Recent reports have shown that C-X-C chemokine receptor 4 (CXCR4) is expressed in ovarian cancer and plays an important role in metastasis. However, the prognostic value of CXCR4 in ovarian cancer remains controversial and has not been emphasized. The aim of this study is to evaluate the prognostic significance of CXCR4 in ovarian cancer by performing a meta-analysis.
We systematically searched for studies evaluating the relationship between CXCR4 expression and the outcome of ovarian cancer patients. Only articles in which CXCR4 expression was detected by immunohistochemical staining were included. Hazard ratios (HRs) and relative risk (RR) with 95% confidence intervals (CIs) were pooled as effect size (ES) across studies for overall survival (OS) and progression-free survival (PFS).
A total of 729 patients from 7 studies (6 articles) were included in this meta-analysis. Our results showed that high CXCR4 expression was significantly associated with poor prognosis in terms of OS (ES, 2.81; 95% CI, 1.16–6.80; p = 0.022) and PFS (ES, 8.48; 95% CI, 2.13–33.70; p = 0.002) in ovarian cancer patients. The association between high CXCR4 expression and poor ovarian cancer prognosis in OS was also statistically significant in subgroups of Asian and III-IV patients constituting 70%.
Citation: Liu C-F, Liu S-Y, Min X-Y, Ji Y-Y, Wang N, Liu D, et al. (2014) The Prognostic Value of CXCR4 in Ovarian Cancer: A Meta-Analysis. PLoS ONE 9(3): e92629. https://doi.org/10.1371/journal.pone.0092629
Editor: Zoran Culig, Innsbruck Medical University, Austria
Received: December 9, 2013; Accepted: February 24, 2014; Published: March 21, 2014
Copyright: © 2014 Liu et al. This is an open-access article distributed under the terms of the Creative Commons Attribution License, which permits unrestricted use, distribution, and reproduction in any medium, provided the original author and source are credited.
Funding: This work was supported by the Fundamental Research Funds for the Central Universities of China (No. 2010jdgz09), and the specialized Research Fund for the Doctoral Program of Higher Education (SRFDP 20120201110059). The funders had no role in study design, data collection and analysis, decision to publish, or preparation of the manuscript.
Competing interests: The authors have declared that no competing interests exist.
Ovarian cancer is the fifth leading cause of cancer deaths occurring in women and leading cause of mortality from gynecologic cancer , with epithelial cancer being responsible for 90% of ovarian malignancies. Although ovarian cancer is among the most chemosensitive malignancies, and the currently established therapy of ovarian cancer includes radical surgical tumor debulking and subsequent platinum plus paclitaxel-based chemotherapy, the prognosis is still poor and the 5-year survival rate remains only 25% . Hence, it is necessary to identify prognostic factors to predict the outcomes of patients, which could be effective in making strategies and improving survival for ovarian cancer. Traditional clinicopathological parameters, such as age, tumor histology, performance status and residual tumor volume are considered as independent predictors of prognosis in ovarian cancer , . However, survivals vary even among patients who are in similar status and undergoing similar treatment. The underlying mechanism remains elusive. Identifying molecular biological prognostic factors could enable to predict patients' outcomes more accurately and provide novel therapeutic targets.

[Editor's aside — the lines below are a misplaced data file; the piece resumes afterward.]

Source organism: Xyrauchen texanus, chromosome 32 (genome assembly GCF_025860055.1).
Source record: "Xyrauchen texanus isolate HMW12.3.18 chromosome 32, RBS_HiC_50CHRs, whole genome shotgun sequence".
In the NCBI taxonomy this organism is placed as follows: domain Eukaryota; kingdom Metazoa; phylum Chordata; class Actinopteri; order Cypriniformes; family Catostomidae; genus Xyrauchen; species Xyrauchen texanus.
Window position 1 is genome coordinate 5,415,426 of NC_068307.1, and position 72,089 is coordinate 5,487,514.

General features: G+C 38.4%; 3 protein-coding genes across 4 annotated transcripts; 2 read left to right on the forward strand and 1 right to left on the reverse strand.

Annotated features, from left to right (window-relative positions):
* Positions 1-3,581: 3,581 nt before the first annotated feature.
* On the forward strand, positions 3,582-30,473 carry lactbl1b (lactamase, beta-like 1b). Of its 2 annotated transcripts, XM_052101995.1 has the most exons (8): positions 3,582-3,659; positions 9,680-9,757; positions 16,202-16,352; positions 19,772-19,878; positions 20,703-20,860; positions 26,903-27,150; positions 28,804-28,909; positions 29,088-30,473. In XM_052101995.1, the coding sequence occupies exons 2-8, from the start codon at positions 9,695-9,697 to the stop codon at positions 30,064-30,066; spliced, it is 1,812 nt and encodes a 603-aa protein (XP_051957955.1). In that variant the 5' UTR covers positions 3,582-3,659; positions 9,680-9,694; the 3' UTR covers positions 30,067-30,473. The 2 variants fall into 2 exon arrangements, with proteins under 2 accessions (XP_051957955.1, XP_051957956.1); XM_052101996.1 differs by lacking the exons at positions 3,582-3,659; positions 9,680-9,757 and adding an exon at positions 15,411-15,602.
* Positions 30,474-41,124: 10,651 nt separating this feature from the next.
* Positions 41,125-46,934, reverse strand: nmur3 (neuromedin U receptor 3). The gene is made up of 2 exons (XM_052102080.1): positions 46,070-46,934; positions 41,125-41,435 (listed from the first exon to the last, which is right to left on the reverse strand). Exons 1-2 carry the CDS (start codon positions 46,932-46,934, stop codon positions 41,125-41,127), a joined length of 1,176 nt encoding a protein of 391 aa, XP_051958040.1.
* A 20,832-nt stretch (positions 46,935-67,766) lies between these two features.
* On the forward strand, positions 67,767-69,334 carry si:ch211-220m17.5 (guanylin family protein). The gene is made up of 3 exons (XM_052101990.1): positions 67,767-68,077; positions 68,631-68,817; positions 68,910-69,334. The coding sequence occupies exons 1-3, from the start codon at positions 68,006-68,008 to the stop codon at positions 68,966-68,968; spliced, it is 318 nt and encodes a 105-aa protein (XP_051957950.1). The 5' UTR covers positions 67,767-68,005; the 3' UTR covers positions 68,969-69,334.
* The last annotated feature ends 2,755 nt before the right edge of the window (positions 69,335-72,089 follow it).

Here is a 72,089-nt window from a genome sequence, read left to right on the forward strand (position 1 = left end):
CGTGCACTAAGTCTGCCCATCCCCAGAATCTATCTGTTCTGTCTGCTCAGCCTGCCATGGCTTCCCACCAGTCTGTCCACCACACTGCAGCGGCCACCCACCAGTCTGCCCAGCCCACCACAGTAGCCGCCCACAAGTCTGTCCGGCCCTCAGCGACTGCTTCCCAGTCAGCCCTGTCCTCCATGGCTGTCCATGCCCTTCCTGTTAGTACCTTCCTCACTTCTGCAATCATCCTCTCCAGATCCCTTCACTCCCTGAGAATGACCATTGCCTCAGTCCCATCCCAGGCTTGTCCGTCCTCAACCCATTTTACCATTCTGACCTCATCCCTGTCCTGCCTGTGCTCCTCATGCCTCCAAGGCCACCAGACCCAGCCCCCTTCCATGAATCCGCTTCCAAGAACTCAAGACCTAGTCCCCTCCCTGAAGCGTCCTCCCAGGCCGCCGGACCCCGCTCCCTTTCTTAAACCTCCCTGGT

C-X-C chemokine receptor 4 (CXCR4) is a G-protein coupled chemokine receptor, exerts its biological effect by binding its ligand stromal cell-derived factor 1 (SDF-1, also called CXCL12), leading to alteration of cell skeleton rearrangement and cell migration . It plays an important role in embryonic development , phagocytic cells migration  and differentiation . Recent reports suggest that CXCR4 also plays a decisive role in tumor growth and metastasis. Directed metastasis of cancer cells is mediated by CXCR4 activation and migration of cancer cells towards CXCL12 expressing organs –. A study of the expression of 14 chemokine receptors showed that only CXCR4 was expressed within ovarian cancer cell lines . Many studies indicated a close correlation exists between chemokine axis CXCL12/CXCR4 and ovarian cancer and recommend CXCR4 as an independent prognostic factor –. However, Popple et al and Pils et al showed that CXCR4 expression has no influence on survival in ovarian cancer , . Insufficient samples and some other factors have resulted in controversial results of different clinical studies. The present meta-analysis aims to determine the value of CXCR4 as a prognostic marker for ovarian cancer.
Materials and Methods
Literature Search Strategy
We comprehensively searched PubMed, Cochrane library, CBM and EMBASE databases for relevant articles published until December 1st, 2013. Search terms included terms for Ovarian Cancer (“Ovarian Neoplasm”, “Ovarian Carcinoma”, “Ovarian Cancer”, “Ovarian Tumor”), CXCR4 (“CXCR4”, “Chemokine receptor 4”), Prognosis and Survival. In order to minimize the deviation caused during the search process, the reference lists of relative articles were also screened manually to further identify potential studies.
Criteria for Inclusion and Exclusion
Studies eligible for inclusion in this meta-analysis met the following criteria in order to ensure the high quality of this article: (1) patients with distinctive ovarian cancer diagnosis by pathology; (2) CXCR4 expression was measured by immunohistochemistry (IHC) method; (3) full length paper with sufficient data on survival and CXCR4 expression. The following studies were excluded: (1) articles about cell lines or animals; (2) review articles without original data; (3) studies lacking information on survival.